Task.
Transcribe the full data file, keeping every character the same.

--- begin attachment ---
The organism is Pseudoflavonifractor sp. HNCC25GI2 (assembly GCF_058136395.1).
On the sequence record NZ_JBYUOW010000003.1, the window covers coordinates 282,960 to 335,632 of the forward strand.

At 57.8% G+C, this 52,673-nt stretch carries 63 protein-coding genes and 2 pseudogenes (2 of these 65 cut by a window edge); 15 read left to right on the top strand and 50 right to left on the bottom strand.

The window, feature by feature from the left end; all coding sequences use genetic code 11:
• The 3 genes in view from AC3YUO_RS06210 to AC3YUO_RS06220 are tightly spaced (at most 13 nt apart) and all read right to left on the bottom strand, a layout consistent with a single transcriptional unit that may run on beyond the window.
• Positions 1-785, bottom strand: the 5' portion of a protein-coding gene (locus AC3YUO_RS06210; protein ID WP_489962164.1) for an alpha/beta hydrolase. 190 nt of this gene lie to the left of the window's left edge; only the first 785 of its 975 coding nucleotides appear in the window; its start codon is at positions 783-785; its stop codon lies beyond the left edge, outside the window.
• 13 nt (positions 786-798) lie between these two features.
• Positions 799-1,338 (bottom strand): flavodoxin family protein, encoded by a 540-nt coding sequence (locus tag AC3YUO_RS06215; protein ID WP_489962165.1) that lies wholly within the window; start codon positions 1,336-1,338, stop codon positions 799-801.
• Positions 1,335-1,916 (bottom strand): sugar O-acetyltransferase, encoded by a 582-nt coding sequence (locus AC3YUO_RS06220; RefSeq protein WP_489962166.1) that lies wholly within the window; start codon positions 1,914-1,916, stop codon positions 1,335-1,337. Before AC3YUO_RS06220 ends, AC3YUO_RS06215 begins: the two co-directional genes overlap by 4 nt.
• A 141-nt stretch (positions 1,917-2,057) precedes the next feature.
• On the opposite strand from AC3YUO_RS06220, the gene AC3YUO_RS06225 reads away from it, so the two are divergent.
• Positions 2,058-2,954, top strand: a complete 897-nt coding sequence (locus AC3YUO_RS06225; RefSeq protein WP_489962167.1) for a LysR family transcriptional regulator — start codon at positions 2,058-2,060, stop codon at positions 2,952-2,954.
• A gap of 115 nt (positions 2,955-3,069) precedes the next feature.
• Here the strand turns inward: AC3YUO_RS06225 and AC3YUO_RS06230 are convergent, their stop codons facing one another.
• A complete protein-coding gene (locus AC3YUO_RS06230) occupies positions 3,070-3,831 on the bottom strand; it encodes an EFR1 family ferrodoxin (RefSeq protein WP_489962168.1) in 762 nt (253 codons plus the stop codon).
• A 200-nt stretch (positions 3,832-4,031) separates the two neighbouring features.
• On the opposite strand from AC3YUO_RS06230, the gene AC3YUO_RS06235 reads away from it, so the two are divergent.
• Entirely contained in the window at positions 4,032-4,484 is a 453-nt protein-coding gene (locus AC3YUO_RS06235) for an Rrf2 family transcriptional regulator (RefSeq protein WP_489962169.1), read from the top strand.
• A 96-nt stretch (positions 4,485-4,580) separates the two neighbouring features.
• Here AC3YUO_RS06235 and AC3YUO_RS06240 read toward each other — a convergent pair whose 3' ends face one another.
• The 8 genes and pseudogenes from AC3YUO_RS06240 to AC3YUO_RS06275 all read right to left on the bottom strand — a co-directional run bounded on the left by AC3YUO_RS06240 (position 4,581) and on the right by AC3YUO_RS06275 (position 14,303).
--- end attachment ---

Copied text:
The organism is Pseudoflavonifractor sp. HNCC25GI2 (assembly GCF_058136395.1).
On the sequence record NZ_JBYUOW010000003.1, the window covers coordinates 282,960 to 335,632 of the forward strand.

At 57.8% G+C, this 52,673-nt stretch carries 63 protein-coding genes and 2 pseudogenes (2 of these 65 cut by a window edge); 15 read left to right on the top strand and 50 right to left on the bottom strand.

The window, feature by feature from the left end; all coding sequences use genetic code 11:
• The 3 genes in view from AC3YUO_RS06210 to AC3YUO_RS06220 are tightly spaced (at most 13 nt apart) and all read right to left on the bottom strand, a layout consistent with a single transcriptional unit that may run on beyond the window.
• Positions 1-785, bottom strand: the 5' portion of a protein-coding gene (locus AC3YUO_RS06210; protein ID WP_489962164.1) for an alpha/beta hydrolase. 190 nt of this gene lie to the left of the window's left edge; only the first 785 of its 975 coding nucleotides appear in the window; its start codon is at positions 783-785; its stop codon lies beyond the left edge, outside the window.
• 13 nt (positions 786-798) lie between these two features.
• Positions 799-1,338 (bottom strand): flavodoxin family protein, encoded by a 540-nt coding sequence (locus tag AC3YUO_RS06215; protein ID WP_489962165.1) that lies wholly within the window; start codon positions 1,336-1,338, stop codon positions 799-801.
• Positions 1,335-1,916 (bottom strand): sugar O-acetyltransferase, encoded by a 582-nt coding sequence (locus AC3YUO_RS06220; RefSeq protein WP_489962166.1) that lies wholly within the window; start codon positions 1,914-1,916, stop codon positions 1,335-1,337. Before AC3YUO_RS06220 ends, AC3YUO_RS06215 begins: the two co-directional genes overlap by 4 nt.
• A 141-nt stretch (positions 1,917-2,057) precedes the next feature.
• On the opposite strand from AC3YUO_RS06220, the gene AC3YUO_RS06225 reads away from it, so the two are divergent.
• Positions 2,058-2,954, top strand: a complete 897-nt coding sequence (locus AC3YUO_RS06225; RefSeq protein WP_489962167.1) for a LysR family transcriptional regulator — start codon at positions 2,058-2,060, stop codon at positions 2,952-2,954.
• A gap of 115 nt (positions 2,955-3,069) precedes the next feature.
• Here the strand turns inward: AC3YUO_RS06225 and AC3YUO_RS06230 are convergent, their stop codons facing one another.
• A complete protein-coding gene (locus AC3YUO_RS06230) occupies positions 3,070-3,831 on the bottom strand; it encodes an EFR1 family ferrodoxin (RefSeq protein WP_489962168.1) in 762 nt (253 codons plus the stop codon).
• A 200-nt stretch (positions 3,832-4,031) separates the two neighbouring features.
• On the opposite strand from AC3YUO_RS06230, the gene AC3YUO_RS06235 reads away from it, so the two are divergent.
• Entirely contained in the window at positions 4,032-4,484 is a 453-nt protein-coding gene (locus AC3YUO_RS06235) for an Rrf2 family transcriptional regulator (RefSeq protein WP_489962169.1), read from the top strand.
• A 96-nt stretch (positions 4,485-4,580) separates the two neighbouring features.
• Here AC3YUO_RS06235 and AC3YUO_RS06240 read toward each other — a convergent pair whose 3' ends face one another.
• The 8 genes and pseudogenes from AC3YUO_RS06240 to AC3YUO_RS06275 all read right to left on the bottom strand — a co-directional run bounded on the left by AC3YUO_RS06240 (position 4,581) and on the right by AC3YUO_RS06275 (position 14,303).